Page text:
Tuskegee is a private land-grant college with its own extension program. “Tuskegee opted out of Alabama Extension to preserve its history and unique identity, but they are a partner in the system,” Dorough says. We call on each other and work with them, even though their name isn’t on our letterhead.”

 
Casting a wide net

The regional agents covering St. Clair County go far beyond what Booker T. Washington or George Washington Carver could have imagined. Angela Treadaway, regional agent for food safety, preservation and preparation, heads up the ServSafe program, a certification class for restaurant workers and owners required by the county health department. Her class on cottage industries keeps people who want to sell foods from their own kitchens from running afoul of the health department.

Vikki Blalock of Lincoln learned some jelly-making techniques at a recent Jams and Jellies Workshop hosted by Treadaway. “These new techniques will save me time and will produce a better jelly,” she says.

Sallie Lee, urban regional extension agent for home grounds, gardens and home pests, has lots of programs for older folks, like Grow It to Eat It, a catchy name for container gardening. Emily Hines, regional agent for family resource management and workforce development, conducts workshops and advises individuals on budgeting and finance, along with job preparation skills like resume writing.

Nancy Graves is the 4-H Foundation regional agent, while Becky Staples serves as a 4-H agent assistant for St. Clair County. Staples goes into local schools with various programs like Skins & Skulls, a science program that gives fourth-graders an up-close-and-personal look at the structure of wild animals in the woods of St. Clair County. She also conducts a Classroom in the Forest program and takes a group of kids to 4-H camp every summer. Graves is in charge of all volunteer-led clubs, including the 4-H after-school club and specialty clubs that focus on horses, archery and shotguns.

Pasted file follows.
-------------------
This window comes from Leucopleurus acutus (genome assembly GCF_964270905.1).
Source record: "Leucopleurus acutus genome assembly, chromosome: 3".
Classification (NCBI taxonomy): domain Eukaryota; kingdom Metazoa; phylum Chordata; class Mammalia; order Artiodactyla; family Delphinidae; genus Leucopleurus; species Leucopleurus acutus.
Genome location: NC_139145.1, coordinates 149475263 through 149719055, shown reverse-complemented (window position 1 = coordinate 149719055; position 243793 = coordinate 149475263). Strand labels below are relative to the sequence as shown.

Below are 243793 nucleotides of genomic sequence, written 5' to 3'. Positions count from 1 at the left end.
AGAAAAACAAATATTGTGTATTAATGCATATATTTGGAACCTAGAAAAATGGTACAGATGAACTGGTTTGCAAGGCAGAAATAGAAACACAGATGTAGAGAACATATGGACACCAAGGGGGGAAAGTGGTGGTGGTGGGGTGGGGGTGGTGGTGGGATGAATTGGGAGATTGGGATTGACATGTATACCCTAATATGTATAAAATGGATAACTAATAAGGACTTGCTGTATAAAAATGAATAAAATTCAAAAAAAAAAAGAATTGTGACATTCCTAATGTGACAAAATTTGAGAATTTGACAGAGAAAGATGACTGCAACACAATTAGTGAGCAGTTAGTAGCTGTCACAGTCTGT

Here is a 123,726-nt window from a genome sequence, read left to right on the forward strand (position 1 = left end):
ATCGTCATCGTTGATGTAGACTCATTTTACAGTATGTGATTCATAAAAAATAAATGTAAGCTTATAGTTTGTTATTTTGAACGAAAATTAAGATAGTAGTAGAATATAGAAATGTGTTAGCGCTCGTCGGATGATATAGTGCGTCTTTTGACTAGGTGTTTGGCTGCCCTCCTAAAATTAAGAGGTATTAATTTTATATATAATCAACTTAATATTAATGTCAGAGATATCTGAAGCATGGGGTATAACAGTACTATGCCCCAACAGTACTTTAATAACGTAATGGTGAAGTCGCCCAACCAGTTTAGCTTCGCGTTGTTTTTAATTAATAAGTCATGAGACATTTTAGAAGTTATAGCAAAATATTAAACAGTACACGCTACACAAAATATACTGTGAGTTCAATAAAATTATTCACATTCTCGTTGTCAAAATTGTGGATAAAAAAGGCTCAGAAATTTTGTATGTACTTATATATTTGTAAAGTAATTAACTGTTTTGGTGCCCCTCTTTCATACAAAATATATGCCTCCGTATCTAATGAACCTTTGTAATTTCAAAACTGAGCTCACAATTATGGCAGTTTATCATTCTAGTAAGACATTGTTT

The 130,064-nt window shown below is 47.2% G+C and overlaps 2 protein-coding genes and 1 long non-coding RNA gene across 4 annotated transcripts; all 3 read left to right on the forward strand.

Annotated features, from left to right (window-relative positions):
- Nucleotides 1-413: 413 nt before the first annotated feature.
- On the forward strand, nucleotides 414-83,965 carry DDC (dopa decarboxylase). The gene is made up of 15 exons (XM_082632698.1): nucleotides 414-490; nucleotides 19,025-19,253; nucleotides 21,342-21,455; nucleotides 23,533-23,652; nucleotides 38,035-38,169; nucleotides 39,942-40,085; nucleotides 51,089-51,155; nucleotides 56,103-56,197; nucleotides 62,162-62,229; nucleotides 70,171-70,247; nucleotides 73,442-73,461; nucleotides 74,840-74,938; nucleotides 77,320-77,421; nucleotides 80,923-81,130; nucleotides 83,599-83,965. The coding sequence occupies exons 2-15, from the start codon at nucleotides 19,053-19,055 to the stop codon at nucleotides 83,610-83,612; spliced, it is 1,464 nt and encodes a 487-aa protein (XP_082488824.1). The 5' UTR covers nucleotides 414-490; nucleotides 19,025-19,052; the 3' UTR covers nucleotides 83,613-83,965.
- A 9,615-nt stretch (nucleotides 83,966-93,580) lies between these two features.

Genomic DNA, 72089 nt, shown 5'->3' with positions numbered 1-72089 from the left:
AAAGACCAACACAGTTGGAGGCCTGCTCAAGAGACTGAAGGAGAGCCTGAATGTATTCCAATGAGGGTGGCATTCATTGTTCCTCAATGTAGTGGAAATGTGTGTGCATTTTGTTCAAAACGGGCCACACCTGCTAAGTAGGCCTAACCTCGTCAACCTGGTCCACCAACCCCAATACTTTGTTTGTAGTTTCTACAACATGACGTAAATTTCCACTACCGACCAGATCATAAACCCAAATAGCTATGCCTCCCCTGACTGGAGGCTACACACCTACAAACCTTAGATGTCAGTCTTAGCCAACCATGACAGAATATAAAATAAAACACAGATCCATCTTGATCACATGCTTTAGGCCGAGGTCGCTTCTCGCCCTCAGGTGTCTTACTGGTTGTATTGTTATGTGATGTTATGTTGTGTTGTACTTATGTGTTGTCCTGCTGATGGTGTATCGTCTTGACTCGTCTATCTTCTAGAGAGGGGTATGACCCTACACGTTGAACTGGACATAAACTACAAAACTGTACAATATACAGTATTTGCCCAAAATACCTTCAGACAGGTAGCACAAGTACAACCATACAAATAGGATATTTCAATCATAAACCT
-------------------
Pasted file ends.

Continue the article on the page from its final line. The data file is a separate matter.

Through the 4-H Innovators Program — the only one of its kind in Alabama — Staples uses STEM-based (science, technology, engineering and math) projects that expose kids to critical thinking and teamwork. Spaghetti Towers, for example, gives students 18 minutes to take 20 pieces of uncooked spaghetti noodles, three feet each of masking tape and string, and a marshmallow to build a freestanding tower that will hold the marshmallow.

 Donna Shanklin, regional agent for human nutrition, diet and health, holds workshops on diabetes education and various other health and nutrition-related topics for the general public. She also works with soon-to-be released prison inmates, providing them information on nutrition and public health.

Bethany O’Rear, regional agent for home grounds, gardens and home pests, conducts classes on gardening, landscape and rain barrels. Every other fall, she teaches the 12-week Master Gardener course, which will be available again in September 2018.

Joan Belzer attended O’Rear’s Fall Gardening Tips lunch-and-learn workshop in December 2017. “That was the first one I’d gone to,” says the Steele resident. “I made notes about what I needed to do, and one was about the care of equipment before winter. I also made notes about how much rain and mulch new plants need and how to get my soil tested through Auburn. I’ll probably go back to other events because I learned enough to make it worthwhile.”

As forestry, wildlife and natural resource agent, Norm Haley hosts workshops on invasive plant control and pond management and creates and posts videos on the Alabama Extension YouTube channel, focusing on wildlife management, trapping and drainage control.

If military veterans need assistance in accessing their benefits, they can call Wayne Johnson, who heads up Veterans Outreach, a pilot program developed in St. Clair County. “Many veterans don’t know what their benefits are,” Johnson says. “I go to different events, visit the veterans home and churches, spreading the word and touching base with our vets to see what they need. One of their biggest needs is where to go to access their health and other benefits, but they are also looking for support groups and assistance with job training.”